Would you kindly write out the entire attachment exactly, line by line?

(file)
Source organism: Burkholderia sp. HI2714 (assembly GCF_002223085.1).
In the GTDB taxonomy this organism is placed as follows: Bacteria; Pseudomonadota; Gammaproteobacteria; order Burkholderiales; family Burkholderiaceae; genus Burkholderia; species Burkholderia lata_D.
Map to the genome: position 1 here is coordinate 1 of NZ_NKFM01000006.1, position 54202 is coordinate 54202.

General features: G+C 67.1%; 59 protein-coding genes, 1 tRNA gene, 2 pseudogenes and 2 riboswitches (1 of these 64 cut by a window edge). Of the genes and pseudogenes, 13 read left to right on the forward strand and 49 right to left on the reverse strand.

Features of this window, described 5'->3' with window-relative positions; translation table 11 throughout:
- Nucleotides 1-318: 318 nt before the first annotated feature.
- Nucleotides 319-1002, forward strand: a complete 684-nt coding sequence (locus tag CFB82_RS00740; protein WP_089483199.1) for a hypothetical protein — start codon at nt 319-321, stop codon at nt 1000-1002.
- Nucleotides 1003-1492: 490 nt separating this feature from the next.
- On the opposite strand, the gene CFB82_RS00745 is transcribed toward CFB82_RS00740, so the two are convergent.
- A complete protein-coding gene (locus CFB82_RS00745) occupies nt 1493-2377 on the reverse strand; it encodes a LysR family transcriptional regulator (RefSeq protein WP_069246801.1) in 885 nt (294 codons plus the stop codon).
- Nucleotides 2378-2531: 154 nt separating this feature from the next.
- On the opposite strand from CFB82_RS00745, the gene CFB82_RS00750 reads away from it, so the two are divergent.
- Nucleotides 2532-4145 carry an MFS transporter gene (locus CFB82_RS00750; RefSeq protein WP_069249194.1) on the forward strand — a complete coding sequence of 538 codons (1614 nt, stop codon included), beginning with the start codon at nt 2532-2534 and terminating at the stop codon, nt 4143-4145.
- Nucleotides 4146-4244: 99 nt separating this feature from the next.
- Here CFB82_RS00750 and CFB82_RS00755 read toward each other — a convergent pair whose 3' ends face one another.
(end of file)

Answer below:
Source organism: Burkholderia sp. HI2714 (assembly GCF_002223085.1).
In the GTDB taxonomy this organism is placed as follows: Bacteria; Pseudomonadota; Gammaproteobacteria; order Burkholderiales; family Burkholderiaceae; genus Burkholderia; species Burkholderia lata_D.
Map to the genome: position 1 here is coordinate 1 of NZ_NKFM01000006.1, position 54202 is coordinate 54202.

General features: G+C 67.1%; 59 protein-coding genes, 1 tRNA gene, 2 pseudogenes and 2 riboswitches (1 of these 64 cut by a window edge). Of the genes and pseudogenes, 13 read left to right on the forward strand and 49 right to left on the reverse strand.

Features of this window, described 5'->3' with window-relative positions; translation table 11 throughout:
- Nucleotides 1-318: 318 nt before the first annotated feature.
- Nucleotides 319-1002, forward strand: a complete 684-nt coding sequence (locus tag CFB82_RS00740; protein WP_089483199.1) for a hypothetical protein — start codon at nt 319-321, stop codon at nt 1000-1002.
- Nucleotides 1003-1492: 490 nt separating this feature from the next.
- On the opposite strand, the gene CFB82_RS00745 is transcribed toward CFB82_RS00740, so the two are convergent.
- A complete protein-coding gene (locus CFB82_RS00745) occupies nt 1493-2377 on the reverse strand; it encodes a LysR family transcriptional regulator (RefSeq protein WP_069246801.1) in 885 nt (294 codons plus the stop codon).
- Nucleotides 2378-2531: 154 nt separating this feature from the next.
- On the opposite strand from CFB82_RS00745, the gene CFB82_RS00750 reads away from it, so the two are divergent.
- Nucleotides 2532-4145 carry an MFS transporter gene (locus CFB82_RS00750; RefSeq protein WP_069249194.1) on the forward strand — a complete coding sequence of 538 codons (1614 nt, stop codon included), beginning with the start codon at nt 2532-2534 and terminating at the stop codon, nt 4143-4145.
- Nucleotides 4146-4244: 99 nt separating this feature from the next.
- Here CFB82_RS00750 and CFB82_RS00755 read toward each other — a convergent pair whose 3' ends face one another.